New Educators May Face Trouble in Job Market
COLUMBIA - The University of Missouri School of Education held its graduation commencement Friday at Mizzou Arena.
A total of 330 College of Education undergraduate students walked across the stage.
After graduation many of those students hope to get jobs, but graduation does not necessarily mean there will be enough job openings for all the new graduates.
According to the U.S. Bureau of Labor Statistics, employment of high school teachers is expected to grow 6 percent and elementary education is expected to grow 12 percent from 2012 to 2022, which is slower than the national average for all occupations. Jobs in special education are expected to grow faster than other education emphases.
It is not all bad news for educators seeking employment. A significant number of older teachers are expected to reach retirement age between 2012 and 2022. Their retirements will create job openings for new teachers.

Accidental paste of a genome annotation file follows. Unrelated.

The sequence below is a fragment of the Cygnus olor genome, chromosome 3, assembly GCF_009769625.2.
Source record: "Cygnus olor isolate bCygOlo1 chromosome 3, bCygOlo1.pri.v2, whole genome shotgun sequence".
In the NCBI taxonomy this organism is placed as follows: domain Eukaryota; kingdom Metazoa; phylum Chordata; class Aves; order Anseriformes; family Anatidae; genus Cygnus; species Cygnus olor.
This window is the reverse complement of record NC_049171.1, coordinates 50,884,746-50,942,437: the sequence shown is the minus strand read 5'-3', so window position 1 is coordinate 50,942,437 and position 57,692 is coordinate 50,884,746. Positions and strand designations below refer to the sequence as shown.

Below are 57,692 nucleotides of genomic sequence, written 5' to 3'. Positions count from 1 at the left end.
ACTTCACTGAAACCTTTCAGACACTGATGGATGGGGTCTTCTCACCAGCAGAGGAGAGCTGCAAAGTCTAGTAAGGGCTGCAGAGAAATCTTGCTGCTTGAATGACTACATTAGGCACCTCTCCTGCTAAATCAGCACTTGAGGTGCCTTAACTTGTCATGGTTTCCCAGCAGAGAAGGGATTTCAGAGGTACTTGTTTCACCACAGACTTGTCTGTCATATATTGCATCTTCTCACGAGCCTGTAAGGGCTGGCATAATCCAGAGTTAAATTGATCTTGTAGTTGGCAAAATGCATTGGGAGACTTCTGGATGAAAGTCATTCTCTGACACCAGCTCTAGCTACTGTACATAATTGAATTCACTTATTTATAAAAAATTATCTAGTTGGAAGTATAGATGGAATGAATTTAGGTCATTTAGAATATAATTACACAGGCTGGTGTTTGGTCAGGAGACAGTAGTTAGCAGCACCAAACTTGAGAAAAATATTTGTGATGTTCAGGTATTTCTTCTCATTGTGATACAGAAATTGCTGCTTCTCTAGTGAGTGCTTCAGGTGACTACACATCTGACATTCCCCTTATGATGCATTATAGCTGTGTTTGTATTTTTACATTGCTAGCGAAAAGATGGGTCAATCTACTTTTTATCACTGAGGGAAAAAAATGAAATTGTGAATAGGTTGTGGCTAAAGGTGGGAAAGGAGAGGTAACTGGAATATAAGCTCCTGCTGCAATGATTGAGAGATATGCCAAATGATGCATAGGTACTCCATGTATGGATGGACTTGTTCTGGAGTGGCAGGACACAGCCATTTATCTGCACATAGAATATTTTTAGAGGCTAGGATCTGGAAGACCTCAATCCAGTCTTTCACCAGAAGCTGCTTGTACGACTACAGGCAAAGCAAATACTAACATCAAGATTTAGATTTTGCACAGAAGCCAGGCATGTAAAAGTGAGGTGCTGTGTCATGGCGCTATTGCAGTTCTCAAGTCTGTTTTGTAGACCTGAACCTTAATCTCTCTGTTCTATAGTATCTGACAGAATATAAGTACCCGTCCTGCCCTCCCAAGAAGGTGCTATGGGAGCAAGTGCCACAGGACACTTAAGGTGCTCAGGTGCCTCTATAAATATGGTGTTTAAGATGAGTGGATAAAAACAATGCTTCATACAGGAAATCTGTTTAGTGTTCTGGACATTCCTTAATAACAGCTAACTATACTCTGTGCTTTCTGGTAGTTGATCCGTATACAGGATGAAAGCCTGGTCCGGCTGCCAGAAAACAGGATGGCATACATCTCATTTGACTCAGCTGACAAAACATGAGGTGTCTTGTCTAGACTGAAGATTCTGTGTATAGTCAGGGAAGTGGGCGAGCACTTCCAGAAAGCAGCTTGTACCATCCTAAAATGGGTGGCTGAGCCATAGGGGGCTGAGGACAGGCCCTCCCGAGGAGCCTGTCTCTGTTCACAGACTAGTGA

Kimber McAdams, a May graduate of the MU School of Education, has a job lined up as a second grade teacher at Boone Elementary in Kansas City.
McAdams said many of her fellow graduates also have jobs lined up, and she said it is because opportunities their program has given them.
"It is a fairly small market, but a lot of people I know do have jobs, especially with the fellows program," she said.
The MU Teaching Fellowship Program is a graduate program in which students receive a stipend for teaching, while completing their graduate program.
241 graduate students, many of which have gone through the fellowship program, will graduate this weekend.
The Master's and Educational Specialist ceremony for the MU College of Education will be held Sunday, May 18, at 7 p.m. in the Hearnes Center.